Ever since I moved into my new apartment almost 6 months ago, my mind has constantly been thinking about how to make the ultimate media organization and distribution machine. The goal here was to keep massive amounts of media off of my start-up disk and also to be able to watch any of my media from any device in any room. The catalyst that finally drove me to do this is when a few weeks ago my old mid-2009 MacBook Pro’s hard drive crashed. At first, I thought I might buy a 1 terabyte spinning disk that would be sufficient to carry all of my media around, but then reason got the better of me. Instead, I bought a relatively small solid state drive and reasoned that I would keep only some of the media on the computer and the rest on the nearly 5TB of external storage I have lying around. The result is a wonderfully quick machine that effortlessly supplies media on demand.
In this post I’ll describe the preparation I needed and define the ideal media workflow and then next post I’ll go into the implementation details.
Upgrading the Hardware
I have made many upgrades to my old laptop over the years (new battery, upgraded RAM), but if you want to breath new life into an old MacBook (or any old computer for that matter), there are few better ways than adding a new Solid-State Drive (SSD) in place of your old, slow and slowly failing Hard Disk Drive (HDD). SSDs are not only much faster than spinning disk drives, they are also very shock resistant, and for someone who is clumsy like me, that can be invaluable. The downside to an SSD is that they are still very expensive in comparison. For this reason, I decided to get a relatively small drive and keep most of my content files (media) on external drives. I suggest you do some independent research before buying one, as the technology is quickly changing and I don’t consider myself an expert, but the drive I ended up buying was the Samsung 840 Pro Series 256GB.
I also considered putting a large HDD in place of my optical drive (CD Drive) to enable more content on the go. There are very cheap kits available on Amazon and other places that make this conversion a snap, but in the end, I decided it was unnecessary as I rarely ever take this particular computer out of the house.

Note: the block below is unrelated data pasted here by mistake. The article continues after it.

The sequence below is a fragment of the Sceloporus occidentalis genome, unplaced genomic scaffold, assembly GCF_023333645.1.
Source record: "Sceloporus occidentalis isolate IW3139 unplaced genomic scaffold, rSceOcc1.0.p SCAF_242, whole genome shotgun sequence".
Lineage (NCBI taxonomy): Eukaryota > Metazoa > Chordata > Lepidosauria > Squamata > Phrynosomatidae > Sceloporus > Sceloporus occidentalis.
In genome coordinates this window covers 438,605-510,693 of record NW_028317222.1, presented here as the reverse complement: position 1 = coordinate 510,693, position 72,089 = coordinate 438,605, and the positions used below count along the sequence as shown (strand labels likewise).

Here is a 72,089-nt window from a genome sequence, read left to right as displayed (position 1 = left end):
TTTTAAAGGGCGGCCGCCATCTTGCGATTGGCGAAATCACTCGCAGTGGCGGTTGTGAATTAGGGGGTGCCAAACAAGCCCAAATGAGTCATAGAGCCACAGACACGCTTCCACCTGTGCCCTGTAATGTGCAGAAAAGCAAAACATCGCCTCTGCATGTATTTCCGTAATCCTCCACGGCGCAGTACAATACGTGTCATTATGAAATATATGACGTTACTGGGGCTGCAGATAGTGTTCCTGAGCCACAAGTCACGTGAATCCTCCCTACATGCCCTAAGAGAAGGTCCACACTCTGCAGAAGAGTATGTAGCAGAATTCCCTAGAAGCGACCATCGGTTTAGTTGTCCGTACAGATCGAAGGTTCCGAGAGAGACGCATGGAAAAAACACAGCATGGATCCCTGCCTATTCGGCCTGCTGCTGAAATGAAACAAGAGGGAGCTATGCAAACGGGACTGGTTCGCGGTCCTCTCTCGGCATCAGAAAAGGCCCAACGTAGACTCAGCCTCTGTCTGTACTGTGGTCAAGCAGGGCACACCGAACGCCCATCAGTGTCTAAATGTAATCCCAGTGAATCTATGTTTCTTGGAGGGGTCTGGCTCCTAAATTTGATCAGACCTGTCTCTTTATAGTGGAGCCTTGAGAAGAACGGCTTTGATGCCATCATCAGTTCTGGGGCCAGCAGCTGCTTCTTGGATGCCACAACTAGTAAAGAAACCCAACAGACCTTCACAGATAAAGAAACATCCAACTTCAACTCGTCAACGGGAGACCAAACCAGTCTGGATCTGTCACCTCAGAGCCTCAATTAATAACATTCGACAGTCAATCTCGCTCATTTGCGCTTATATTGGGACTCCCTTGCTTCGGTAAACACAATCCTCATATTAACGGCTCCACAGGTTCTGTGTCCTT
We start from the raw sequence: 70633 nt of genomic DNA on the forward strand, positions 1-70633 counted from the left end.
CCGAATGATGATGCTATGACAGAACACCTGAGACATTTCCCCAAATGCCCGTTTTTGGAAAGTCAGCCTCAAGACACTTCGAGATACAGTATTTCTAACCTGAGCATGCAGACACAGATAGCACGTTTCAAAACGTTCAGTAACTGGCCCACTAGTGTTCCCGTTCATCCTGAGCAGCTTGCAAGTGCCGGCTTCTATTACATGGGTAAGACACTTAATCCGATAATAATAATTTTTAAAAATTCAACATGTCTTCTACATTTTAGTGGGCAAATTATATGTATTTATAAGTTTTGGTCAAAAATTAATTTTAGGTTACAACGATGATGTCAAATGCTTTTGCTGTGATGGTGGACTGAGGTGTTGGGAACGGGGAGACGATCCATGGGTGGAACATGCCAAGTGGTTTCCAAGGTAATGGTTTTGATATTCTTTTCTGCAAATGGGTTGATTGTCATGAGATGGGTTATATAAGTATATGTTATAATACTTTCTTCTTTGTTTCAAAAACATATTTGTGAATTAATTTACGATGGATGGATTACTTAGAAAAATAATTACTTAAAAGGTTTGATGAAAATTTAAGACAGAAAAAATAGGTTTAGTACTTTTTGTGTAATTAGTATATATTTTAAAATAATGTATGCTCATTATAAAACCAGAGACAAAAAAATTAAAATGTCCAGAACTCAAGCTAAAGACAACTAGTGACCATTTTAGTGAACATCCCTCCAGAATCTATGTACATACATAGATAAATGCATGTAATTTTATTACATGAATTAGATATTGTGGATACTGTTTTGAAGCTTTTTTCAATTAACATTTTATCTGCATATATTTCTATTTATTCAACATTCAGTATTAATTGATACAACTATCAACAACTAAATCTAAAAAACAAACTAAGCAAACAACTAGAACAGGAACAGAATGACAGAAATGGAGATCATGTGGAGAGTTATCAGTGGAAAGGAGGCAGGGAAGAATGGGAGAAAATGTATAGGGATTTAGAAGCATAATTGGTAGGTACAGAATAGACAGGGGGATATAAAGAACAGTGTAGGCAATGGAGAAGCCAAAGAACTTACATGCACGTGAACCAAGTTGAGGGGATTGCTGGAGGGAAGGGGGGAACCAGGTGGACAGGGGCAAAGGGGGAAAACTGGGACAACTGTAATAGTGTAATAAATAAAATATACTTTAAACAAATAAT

Another tip on upgrading hardware, especially if you’ve never peaked inside your unibody before – check out the website ifixit. It is a really remarkable site that has guides for virtually every repair you can imagine and includes what tools and equipment you will need. Hard drive replacement is fairly simple, but you will need a set of Mac screw drivers.
Defining the Workflow
Before I got started with the details of implementation it was important for me to define my desired media workflow. After some thought, I decided that first, media arrives into the system through a single folder. In my case this is a folder shared on the network, so that other people can add to the media collection. Media is then sorted into Music, TV Shows, Movies and Photos.
Music should be stored on an external hard drive (except for a small, manually labeled, often listened to sub collection that is stored on the internal SSD) using the standard Artist > Album > Track Name directory hierarchy scheme.
TV Shows should be organized into a Show > Season > Episode directory hierarchy. Unwatched shows should be stored on the SSD and once they have been watched should be archived onto the external hard drive.
Movies should be organized into Movie Title (Year) > Movie directory hierarchy and similarly to TV Shows should be stored on the SSD until viewed and then archived. However, if the movie has been manually labeled a “classic”, keep it on the SSD for quick access.
Photos should be moved onto the external hard drive and organized into folders representing the month and year the file originated.
You may have noticed a pattern here. I want to keep things that need to be accessed quickly (i.e. for streaming) or are likely to be accessed often (“classics”) on the internal SSD. I also don’t want to clutter that drive, so I will archive anything that is less likely to be accessed.
There are plenty of software options out there for file organization and home media distribution (including iTunes!), but the programs I landed on are:
Hazel for automated file organization. Hazel is a really wonderful and infinitely useful bit of software, even beyond the scope of media. It is a program I had already been using for some time to keep my OCD at bay and my file system uncluttered, so it seemed like a natural choice. It does cost $28, but spend some time looking through what it is capable of and how it can make your life easier and you will realize it is worth it. Once again, this software is only for Mac.
Plex for media distribution. Plex is an up and coming media center platform that works on any operating system. First you set up a server on your computer that looks through your media and adds metadata to it. Then, you can stream it through a browser via it’s web client or through a client native app for iOS or any other system. Plex itself is free, however the iOS app (which allows AirPlay to Apple TV) is $2. Also, if you want the cutting edge releases and other cool features, you have to subscribe to PlexPass. My recommendation: if you’re into it, buy the $75 lifetime membership. The software is already awesome and they aren’t even at a “1.0” release yet. I think in a couple of years when they get rid of a “lifetime” option because of how well it is doing you will be glad you did.
In order to make everything work exactly the way I wanted, I needed to write some custom scripts both in Bash and in Python, so another consideration is to make sure Python is installed. Python is now bundled with OS X, but it may be worth updating to the newest version.
That’s all for today! Check back later this week for all of the juicy details.